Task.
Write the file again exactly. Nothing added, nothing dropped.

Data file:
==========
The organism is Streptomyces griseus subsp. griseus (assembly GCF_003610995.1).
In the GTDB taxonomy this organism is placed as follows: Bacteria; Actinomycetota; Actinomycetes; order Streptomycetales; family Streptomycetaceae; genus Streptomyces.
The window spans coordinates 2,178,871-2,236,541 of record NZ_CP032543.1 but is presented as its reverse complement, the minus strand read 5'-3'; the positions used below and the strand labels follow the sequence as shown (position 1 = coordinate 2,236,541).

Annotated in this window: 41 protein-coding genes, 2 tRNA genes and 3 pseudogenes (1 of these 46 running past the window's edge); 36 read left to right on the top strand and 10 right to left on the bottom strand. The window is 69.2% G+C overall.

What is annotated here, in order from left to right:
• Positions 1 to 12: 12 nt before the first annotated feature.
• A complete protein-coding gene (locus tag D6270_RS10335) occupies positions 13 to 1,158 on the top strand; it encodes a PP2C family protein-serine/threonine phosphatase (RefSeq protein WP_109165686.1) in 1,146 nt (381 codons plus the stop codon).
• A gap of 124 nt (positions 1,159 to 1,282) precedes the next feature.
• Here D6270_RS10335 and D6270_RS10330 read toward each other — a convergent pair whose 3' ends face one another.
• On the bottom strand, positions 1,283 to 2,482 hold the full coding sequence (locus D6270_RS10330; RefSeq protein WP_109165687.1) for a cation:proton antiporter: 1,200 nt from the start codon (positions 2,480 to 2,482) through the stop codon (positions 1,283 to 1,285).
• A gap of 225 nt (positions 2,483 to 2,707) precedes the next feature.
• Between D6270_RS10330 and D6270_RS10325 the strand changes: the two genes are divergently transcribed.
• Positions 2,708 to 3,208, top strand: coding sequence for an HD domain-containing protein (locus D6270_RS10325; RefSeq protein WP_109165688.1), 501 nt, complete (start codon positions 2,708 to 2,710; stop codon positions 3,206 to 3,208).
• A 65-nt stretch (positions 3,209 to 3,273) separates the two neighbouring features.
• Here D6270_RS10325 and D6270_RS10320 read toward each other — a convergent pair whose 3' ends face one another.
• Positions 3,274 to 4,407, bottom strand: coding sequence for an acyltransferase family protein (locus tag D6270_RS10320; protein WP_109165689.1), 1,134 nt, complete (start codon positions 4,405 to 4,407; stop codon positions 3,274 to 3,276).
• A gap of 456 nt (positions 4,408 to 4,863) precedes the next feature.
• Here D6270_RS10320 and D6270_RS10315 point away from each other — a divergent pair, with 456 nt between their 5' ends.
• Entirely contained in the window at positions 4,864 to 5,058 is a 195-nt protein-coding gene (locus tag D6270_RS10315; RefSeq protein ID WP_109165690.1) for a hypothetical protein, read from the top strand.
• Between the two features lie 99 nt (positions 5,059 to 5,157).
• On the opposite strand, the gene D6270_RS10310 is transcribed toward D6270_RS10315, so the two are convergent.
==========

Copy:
The organism is Streptomyces griseus subsp. griseus (assembly GCF_003610995.1).
In the GTDB taxonomy this organism is placed as follows: Bacteria; Actinomycetota; Actinomycetes; order Streptomycetales; family Streptomycetaceae; genus Streptomyces.
The window spans coordinates 2,178,871-2,236,541 of record NZ_CP032543.1 but is presented as its reverse complement, the minus strand read 5'-3'; the positions used below and the strand labels follow the sequence as shown (position 1 = coordinate 2,236,541).

Annotated in this window: 41 protein-coding genes, 2 tRNA genes and 3 pseudogenes (1 of these 46 running past the window's edge); 36 read left to right on the top strand and 10 right to left on the bottom strand. The window is 69.2% G+C overall.

What is annotated here, in order from left to right:
• Positions 1 to 12: 12 nt before the first annotated feature.
• A complete protein-coding gene (locus tag D6270_RS10335) occupies positions 13 to 1,158 on the top strand; it encodes a PP2C family protein-serine/threonine phosphatase (RefSeq protein WP_109165686.1) in 1,146 nt (381 codons plus the stop codon).
• A gap of 124 nt (positions 1,159 to 1,282) precedes the next feature.
• Here D6270_RS10335 and D6270_RS10330 read toward each other — a convergent pair whose 3' ends face one another.
• On the bottom strand, positions 1,283 to 2,482 hold the full coding sequence (locus D6270_RS10330; RefSeq protein WP_109165687.1) for a cation:proton antiporter: 1,200 nt from the start codon (positions 2,480 to 2,482) through the stop codon (positions 1,283 to 1,285).
• A gap of 225 nt (positions 2,483 to 2,707) precedes the next feature.
• Between D6270_RS10330 and D6270_RS10325 the strand changes: the two genes are divergently transcribed.
• Positions 2,708 to 3,208, top strand: coding sequence for an HD domain-containing protein (locus D6270_RS10325; RefSeq protein WP_109165688.1), 501 nt, complete (start codon positions 2,708 to 2,710; stop codon positions 3,206 to 3,208).
• A 65-nt stretch (positions 3,209 to 3,273) separates the two neighbouring features.
• Here D6270_RS10325 and D6270_RS10320 read toward each other — a convergent pair whose 3' ends face one another.
• Positions 3,274 to 4,407, bottom strand: coding sequence for an acyltransferase family protein (locus tag D6270_RS10320; protein WP_109165689.1), 1,134 nt, complete (start codon positions 4,405 to 4,407; stop codon positions 3,274 to 3,276).
• A gap of 456 nt (positions 4,408 to 4,863) precedes the next feature.
• Here D6270_RS10320 and D6270_RS10315 point away from each other — a divergent pair, with 456 nt between their 5' ends.
• Entirely contained in the window at positions 4,864 to 5,058 is a 195-nt protein-coding gene (locus tag D6270_RS10315; RefSeq protein ID WP_109165690.1) for a hypothetical protein, read from the top strand.
• Between the two features lie 99 nt (positions 5,059 to 5,157).
• On the opposite strand, the gene D6270_RS10310 is transcribed toward D6270_RS10315, so the two are convergent.